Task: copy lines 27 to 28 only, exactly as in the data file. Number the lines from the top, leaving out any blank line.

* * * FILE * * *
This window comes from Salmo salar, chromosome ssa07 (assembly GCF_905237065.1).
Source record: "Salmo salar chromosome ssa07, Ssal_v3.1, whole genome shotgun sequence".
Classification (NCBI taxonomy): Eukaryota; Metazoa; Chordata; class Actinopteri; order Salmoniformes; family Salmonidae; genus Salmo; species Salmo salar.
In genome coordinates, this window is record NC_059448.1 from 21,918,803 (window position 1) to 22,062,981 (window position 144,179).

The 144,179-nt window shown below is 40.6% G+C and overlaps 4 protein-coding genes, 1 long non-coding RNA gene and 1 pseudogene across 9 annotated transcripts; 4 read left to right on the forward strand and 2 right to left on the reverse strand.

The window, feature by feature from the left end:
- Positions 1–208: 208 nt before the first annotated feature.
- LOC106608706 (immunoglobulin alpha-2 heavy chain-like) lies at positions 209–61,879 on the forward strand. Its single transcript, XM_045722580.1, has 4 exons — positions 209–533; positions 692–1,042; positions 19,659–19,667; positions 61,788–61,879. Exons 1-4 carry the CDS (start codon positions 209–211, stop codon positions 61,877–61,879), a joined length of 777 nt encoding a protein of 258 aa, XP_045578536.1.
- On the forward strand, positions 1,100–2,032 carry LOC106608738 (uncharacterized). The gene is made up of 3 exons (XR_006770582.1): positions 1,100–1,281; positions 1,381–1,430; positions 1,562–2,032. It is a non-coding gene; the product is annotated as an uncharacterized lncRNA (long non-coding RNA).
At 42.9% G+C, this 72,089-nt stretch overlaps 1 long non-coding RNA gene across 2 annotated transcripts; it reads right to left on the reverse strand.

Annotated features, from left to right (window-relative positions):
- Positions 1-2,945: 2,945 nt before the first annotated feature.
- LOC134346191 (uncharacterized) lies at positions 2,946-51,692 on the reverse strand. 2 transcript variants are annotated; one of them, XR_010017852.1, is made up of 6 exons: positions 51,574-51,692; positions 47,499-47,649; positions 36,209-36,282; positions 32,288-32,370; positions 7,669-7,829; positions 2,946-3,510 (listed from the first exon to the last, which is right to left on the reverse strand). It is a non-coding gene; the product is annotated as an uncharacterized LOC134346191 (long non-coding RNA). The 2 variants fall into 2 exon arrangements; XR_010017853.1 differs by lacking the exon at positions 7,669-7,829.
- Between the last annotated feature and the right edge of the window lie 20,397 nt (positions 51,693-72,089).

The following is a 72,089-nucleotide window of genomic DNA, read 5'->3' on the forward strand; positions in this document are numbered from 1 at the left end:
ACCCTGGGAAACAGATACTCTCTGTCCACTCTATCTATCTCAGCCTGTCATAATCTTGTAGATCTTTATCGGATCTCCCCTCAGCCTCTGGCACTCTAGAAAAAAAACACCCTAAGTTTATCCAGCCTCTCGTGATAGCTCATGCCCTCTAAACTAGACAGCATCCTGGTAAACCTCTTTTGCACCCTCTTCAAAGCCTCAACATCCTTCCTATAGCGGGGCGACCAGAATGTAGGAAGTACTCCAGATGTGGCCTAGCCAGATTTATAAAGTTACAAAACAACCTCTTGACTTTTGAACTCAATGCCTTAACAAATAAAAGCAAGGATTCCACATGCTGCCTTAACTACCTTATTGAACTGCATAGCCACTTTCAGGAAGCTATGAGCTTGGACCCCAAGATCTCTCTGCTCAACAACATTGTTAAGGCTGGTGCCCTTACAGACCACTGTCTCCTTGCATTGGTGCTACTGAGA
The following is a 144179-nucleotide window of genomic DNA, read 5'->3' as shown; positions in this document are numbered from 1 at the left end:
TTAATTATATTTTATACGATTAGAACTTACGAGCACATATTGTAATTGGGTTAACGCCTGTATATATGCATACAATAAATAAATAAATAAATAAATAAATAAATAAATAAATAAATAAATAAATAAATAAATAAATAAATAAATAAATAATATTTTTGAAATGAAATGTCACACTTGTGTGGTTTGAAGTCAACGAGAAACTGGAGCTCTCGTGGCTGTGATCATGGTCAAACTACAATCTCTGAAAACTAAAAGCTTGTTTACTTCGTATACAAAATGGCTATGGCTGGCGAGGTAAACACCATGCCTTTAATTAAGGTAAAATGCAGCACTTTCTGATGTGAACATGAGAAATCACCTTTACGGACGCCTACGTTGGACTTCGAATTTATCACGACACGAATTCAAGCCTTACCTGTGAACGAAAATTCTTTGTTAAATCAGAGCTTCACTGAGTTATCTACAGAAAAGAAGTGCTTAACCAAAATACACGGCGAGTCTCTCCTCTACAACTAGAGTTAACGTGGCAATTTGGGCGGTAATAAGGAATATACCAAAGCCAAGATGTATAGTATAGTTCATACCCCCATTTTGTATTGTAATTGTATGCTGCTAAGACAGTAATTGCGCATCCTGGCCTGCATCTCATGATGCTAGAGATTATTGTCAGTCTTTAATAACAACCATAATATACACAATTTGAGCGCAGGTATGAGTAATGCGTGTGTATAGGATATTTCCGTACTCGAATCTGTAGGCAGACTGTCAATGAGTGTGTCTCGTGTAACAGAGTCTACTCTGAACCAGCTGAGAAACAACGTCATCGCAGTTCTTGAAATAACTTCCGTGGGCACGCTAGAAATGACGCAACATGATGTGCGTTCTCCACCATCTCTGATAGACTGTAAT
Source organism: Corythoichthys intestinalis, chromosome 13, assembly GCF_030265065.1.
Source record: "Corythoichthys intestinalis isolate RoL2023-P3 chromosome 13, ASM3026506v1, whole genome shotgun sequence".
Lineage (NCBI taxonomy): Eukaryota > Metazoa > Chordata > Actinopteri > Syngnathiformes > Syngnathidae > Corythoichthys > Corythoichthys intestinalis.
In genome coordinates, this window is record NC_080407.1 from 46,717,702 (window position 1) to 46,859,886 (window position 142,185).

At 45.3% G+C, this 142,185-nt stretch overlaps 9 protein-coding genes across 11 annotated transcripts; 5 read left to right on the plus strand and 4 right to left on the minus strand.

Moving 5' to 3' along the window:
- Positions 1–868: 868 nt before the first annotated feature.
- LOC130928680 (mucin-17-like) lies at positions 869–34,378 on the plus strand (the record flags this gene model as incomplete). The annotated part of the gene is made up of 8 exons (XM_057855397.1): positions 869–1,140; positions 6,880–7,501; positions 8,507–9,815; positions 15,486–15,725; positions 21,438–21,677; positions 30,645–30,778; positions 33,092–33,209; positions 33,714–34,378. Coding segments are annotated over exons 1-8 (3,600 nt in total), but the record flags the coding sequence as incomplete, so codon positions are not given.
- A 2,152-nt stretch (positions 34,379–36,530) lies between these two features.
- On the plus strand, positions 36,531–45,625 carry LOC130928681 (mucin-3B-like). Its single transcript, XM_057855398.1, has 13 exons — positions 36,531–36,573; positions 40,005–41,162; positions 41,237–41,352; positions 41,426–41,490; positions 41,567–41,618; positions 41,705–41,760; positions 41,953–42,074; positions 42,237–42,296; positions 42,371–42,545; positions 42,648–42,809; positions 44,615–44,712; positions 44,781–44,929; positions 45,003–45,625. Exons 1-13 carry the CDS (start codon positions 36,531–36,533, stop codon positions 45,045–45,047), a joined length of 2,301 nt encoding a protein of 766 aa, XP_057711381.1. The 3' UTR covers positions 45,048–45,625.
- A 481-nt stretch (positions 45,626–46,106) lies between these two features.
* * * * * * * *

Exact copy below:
- A 2,152-nt stretch (positions 34,379–36,530) lies between these two features.
- On the plus strand, positions 36,531–45,625 carry LOC130928681 (mucin-3B-like). Its single transcript, XM_057855398.1, has 13 exons — positions 36,531–36,573; positions 40,005–41,162; positions 41,237–41,352; positions 41,426–41,490; positions 41,567–41,618; positions 41,705–41,760; positions 41,953–42,074; positions 42,237–42,296; positions 42,371–42,545; positions 42,648–42,809; positions 44,615–44,712; positions 44,781–44,929; positions 45,003–45,625. Exons 1-13 carry the CDS (start codon positions 36,531–36,533, stop codon positions 45,045–45,047), a joined length of 2,301 nt encoding a protein of 766 aa, XP_057711381.1. The 3' UTR covers positions 45,048–45,625.